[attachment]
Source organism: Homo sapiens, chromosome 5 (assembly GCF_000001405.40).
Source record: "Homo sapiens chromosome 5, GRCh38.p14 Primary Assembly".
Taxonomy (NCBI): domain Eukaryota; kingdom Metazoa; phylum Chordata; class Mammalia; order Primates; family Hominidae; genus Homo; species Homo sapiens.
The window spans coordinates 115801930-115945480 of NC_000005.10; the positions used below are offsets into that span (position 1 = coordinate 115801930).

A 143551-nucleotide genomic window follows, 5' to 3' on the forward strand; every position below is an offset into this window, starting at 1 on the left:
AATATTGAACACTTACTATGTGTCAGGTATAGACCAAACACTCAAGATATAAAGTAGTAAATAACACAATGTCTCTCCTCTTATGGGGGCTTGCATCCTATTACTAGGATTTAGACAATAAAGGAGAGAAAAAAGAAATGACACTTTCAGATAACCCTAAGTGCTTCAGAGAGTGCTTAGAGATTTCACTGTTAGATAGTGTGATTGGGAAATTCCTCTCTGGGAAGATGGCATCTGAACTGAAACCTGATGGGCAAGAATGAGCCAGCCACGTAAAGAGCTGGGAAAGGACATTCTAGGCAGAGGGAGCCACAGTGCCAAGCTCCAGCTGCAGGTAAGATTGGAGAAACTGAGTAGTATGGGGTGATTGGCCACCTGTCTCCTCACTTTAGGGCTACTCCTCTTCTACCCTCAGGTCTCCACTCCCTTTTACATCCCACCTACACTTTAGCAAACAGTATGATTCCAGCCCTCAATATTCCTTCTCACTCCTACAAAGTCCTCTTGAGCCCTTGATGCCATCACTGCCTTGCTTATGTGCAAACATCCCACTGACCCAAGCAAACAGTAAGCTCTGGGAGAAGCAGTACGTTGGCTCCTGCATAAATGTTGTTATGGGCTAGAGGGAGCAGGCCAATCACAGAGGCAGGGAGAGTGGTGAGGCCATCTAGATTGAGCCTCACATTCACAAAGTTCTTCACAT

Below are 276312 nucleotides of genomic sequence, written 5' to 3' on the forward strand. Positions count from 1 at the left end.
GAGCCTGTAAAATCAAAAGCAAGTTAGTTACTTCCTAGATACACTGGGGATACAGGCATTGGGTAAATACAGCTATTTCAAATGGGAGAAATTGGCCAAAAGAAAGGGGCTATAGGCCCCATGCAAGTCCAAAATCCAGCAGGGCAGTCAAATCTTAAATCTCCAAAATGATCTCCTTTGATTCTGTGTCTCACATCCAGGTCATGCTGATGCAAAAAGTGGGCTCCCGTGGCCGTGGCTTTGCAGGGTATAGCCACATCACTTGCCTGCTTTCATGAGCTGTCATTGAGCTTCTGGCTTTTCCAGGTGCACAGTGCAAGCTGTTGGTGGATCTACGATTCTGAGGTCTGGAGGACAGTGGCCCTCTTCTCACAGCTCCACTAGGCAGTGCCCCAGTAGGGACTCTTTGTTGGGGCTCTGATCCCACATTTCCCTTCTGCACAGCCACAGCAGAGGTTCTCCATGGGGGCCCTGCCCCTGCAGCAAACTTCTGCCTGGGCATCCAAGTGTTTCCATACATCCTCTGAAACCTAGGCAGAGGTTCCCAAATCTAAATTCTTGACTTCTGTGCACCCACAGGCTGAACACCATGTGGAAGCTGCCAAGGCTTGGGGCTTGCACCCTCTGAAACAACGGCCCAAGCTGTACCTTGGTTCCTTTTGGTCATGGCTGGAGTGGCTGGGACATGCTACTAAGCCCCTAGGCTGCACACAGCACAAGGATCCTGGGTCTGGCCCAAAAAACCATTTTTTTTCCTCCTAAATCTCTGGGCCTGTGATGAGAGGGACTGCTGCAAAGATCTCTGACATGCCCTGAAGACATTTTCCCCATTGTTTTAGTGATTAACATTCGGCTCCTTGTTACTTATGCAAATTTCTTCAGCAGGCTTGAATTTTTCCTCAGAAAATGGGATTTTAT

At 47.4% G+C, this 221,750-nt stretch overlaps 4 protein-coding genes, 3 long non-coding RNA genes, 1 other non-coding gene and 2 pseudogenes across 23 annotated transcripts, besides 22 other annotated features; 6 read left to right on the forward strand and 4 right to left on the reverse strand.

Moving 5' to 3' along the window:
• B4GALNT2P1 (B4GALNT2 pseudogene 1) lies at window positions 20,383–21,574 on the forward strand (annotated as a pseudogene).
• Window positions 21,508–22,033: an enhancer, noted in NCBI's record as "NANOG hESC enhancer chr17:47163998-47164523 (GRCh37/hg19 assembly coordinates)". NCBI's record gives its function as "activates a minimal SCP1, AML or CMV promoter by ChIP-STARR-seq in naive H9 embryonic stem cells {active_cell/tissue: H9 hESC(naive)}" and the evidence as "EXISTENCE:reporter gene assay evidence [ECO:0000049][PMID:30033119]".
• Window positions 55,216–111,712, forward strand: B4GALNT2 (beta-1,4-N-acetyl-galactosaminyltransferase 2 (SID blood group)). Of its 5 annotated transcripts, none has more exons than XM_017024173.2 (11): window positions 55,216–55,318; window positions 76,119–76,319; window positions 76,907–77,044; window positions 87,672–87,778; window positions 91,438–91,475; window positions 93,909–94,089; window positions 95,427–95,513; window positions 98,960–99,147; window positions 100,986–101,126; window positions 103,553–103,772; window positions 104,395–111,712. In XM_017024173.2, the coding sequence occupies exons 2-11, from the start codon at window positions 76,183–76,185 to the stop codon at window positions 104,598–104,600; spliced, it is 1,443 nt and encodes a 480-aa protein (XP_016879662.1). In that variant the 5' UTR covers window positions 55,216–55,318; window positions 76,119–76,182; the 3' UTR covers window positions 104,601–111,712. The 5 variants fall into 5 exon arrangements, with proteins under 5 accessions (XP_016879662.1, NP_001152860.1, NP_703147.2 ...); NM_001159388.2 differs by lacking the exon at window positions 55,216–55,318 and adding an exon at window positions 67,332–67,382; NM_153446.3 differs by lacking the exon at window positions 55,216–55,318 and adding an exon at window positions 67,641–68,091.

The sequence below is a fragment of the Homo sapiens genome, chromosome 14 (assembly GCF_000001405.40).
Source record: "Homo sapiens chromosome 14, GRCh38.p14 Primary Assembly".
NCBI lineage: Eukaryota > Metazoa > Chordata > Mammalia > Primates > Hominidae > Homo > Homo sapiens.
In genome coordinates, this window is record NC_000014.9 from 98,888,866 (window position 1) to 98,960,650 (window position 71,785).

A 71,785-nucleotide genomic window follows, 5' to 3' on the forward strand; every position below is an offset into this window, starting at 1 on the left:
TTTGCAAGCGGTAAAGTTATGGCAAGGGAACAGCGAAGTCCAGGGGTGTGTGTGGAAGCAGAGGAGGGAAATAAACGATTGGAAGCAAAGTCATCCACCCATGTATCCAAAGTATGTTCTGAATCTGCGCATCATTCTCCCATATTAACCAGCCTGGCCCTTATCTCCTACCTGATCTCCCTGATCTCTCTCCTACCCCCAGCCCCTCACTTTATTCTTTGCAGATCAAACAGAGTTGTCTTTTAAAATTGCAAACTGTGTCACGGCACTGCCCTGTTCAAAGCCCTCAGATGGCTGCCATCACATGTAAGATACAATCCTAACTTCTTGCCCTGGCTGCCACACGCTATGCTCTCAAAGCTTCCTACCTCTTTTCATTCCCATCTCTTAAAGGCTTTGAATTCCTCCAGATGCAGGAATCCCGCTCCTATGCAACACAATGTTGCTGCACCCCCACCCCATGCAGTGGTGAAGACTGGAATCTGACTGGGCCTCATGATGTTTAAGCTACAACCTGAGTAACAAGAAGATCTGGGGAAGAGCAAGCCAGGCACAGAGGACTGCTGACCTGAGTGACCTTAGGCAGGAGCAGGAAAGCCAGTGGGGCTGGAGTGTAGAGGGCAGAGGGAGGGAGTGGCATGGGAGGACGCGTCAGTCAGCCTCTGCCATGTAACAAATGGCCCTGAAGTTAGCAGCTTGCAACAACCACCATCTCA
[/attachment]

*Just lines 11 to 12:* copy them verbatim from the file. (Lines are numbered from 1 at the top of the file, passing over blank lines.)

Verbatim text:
• B4GALNT2P1 (B4GALNT2 pseudogene 1) lies at window positions 20,383–21,574 on the forward strand (annotated as a pseudogene).
• Window positions 21,508–22,033: an enhancer, noted in NCBI's record as "NANOG hESC enhancer chr17:47163998-47164523 (GRCh37/hg19 assembly coordinates)". NCBI's record gives its function as "activates a minimal SCP1, AML or CMV promoter by ChIP-STARR-seq in naive H9 embryonic stem cells {active_cell/tissue: H9 hESC(naive)}" and the evidence as "EXISTENCE:reporter gene assay evidence [ECO:0000049][PMID:30033119]".